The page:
Universal Healthy, Sustainable Diet Must Work For Everyone, Including Vulnerable Populations

The Conversation: Any ‘planetary diet’ must also work for the poorest and most vulnerable
Andrew Salter, professor of nutritional biochemistry at the University of Nottingham and member of the management team at Future Food Beacon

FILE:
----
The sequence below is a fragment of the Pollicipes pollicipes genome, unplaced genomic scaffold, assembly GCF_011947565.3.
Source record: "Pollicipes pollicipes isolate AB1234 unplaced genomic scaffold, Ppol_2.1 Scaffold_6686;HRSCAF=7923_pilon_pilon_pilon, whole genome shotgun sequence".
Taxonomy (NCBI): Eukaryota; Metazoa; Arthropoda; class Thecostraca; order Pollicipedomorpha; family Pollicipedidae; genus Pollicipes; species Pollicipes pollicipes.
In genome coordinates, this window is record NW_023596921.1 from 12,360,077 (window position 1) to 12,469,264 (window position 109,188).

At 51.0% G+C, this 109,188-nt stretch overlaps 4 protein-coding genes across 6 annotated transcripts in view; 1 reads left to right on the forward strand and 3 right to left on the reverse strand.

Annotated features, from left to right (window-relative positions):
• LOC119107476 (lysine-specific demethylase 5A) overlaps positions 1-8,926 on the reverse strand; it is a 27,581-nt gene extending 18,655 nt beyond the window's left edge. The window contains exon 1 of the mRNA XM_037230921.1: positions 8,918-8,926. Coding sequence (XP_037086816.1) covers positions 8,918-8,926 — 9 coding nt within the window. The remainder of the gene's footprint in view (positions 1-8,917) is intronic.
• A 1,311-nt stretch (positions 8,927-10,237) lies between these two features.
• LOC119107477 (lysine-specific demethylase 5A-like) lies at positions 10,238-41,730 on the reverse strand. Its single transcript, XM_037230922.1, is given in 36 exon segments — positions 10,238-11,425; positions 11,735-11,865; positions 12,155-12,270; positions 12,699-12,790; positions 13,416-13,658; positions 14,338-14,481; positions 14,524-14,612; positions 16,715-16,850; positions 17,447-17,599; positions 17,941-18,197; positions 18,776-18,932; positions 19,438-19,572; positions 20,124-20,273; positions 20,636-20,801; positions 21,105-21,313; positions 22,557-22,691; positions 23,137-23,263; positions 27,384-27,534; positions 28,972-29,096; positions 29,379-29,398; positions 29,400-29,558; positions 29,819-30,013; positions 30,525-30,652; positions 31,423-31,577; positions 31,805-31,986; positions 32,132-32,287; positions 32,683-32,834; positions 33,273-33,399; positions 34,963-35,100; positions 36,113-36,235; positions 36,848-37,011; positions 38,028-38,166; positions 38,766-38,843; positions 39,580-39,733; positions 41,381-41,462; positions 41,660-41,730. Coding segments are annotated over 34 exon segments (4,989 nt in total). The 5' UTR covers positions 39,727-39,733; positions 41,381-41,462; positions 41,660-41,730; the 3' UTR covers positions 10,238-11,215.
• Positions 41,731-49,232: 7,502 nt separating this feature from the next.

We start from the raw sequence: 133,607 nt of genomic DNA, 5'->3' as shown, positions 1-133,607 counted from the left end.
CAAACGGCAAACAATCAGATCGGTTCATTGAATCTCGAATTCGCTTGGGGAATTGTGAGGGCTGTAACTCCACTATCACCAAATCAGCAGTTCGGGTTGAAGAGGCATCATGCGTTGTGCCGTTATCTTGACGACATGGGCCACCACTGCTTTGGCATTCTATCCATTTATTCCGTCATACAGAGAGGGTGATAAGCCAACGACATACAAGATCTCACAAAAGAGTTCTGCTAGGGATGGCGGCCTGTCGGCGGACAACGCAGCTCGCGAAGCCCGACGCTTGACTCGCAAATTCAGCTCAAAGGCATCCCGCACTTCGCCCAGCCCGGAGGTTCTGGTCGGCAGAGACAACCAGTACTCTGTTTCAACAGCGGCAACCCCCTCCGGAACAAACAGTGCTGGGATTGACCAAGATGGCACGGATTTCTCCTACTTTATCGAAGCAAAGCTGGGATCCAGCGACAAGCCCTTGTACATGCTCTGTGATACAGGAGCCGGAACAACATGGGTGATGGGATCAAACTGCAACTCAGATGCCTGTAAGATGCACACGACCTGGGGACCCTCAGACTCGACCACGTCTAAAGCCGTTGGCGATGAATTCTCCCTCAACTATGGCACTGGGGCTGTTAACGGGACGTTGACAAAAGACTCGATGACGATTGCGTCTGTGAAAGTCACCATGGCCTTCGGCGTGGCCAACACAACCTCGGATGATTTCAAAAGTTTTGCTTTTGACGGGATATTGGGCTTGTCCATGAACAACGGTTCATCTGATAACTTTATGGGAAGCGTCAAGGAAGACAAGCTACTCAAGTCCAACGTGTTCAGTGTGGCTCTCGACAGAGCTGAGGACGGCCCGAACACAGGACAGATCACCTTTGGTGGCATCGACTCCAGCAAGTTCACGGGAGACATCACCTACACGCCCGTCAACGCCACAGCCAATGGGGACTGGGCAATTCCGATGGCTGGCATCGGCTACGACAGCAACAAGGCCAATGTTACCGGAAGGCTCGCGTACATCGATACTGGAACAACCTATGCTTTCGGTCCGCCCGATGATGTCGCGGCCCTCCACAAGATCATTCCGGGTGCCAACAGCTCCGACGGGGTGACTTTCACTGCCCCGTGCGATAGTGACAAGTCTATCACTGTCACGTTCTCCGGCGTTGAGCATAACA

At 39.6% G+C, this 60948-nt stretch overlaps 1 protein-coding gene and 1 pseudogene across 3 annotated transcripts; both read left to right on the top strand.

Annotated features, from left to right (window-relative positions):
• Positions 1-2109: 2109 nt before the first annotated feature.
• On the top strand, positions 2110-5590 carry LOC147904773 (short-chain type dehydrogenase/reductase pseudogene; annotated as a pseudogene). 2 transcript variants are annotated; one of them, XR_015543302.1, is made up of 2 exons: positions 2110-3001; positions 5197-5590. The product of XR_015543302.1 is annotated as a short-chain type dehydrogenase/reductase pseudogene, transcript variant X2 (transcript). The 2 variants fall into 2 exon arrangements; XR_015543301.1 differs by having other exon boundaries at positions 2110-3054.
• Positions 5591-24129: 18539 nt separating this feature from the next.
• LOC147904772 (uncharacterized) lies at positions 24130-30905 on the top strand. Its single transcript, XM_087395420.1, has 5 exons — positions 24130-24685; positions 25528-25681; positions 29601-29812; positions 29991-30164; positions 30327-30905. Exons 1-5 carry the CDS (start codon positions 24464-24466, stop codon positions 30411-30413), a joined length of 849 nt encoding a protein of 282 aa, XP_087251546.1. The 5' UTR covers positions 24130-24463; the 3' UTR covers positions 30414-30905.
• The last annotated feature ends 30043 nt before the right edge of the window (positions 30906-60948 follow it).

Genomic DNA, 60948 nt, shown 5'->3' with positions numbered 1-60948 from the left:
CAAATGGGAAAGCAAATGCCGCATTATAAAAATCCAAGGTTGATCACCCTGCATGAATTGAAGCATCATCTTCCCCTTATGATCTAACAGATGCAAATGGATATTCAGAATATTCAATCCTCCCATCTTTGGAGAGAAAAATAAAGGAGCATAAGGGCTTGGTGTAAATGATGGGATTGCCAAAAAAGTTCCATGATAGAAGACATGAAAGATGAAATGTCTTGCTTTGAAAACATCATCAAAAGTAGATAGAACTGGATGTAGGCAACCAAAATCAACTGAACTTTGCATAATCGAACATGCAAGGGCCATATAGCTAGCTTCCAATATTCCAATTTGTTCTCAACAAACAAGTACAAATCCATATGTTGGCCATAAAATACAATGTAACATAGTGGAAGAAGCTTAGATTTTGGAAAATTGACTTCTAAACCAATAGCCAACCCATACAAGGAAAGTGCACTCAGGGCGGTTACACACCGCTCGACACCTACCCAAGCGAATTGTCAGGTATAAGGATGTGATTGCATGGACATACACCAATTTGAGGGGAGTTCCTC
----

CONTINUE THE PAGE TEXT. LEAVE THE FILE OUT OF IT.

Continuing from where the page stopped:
“…The diet [that the EAT-Lancet Commission] came up with [in its report published on January 16] is likely to split opinion, as it would fundamentally impact on many people’s daily lives. … The EAT-Lancet report cannot be ignored. It starkly points out the catastrophic consequences for the planet of continuing with ‘business as usual.’ Yet it is important that, as agriculture becomes more efficient and sustainable, we still consider the health and well-being of the most vulnerable in society. This includes not only the one billion people who remain in danger of malnutrition in areas such as sub-Saharan Africa and South Asia, but also many of the poorest people within the large urban conglomerates of our wealthy countries. If adopted, the report suggests that the dietary changes recommended could save more than 11 million lives each year. While most would welcome a longer and healthier life, these represent more mouths to feed in an aging population. As people get older, their nutritional needs change and about a third of people living in care homes in the U.K. suffer from some degree of malnutrition. Ironically, this is often associated with a lack of high-quality protein, such as is found in meat and dairy products [that the report recommends reducing]. This perhaps raises even more profound questions over what we wish to achieve for the future of humanity” (1/24).

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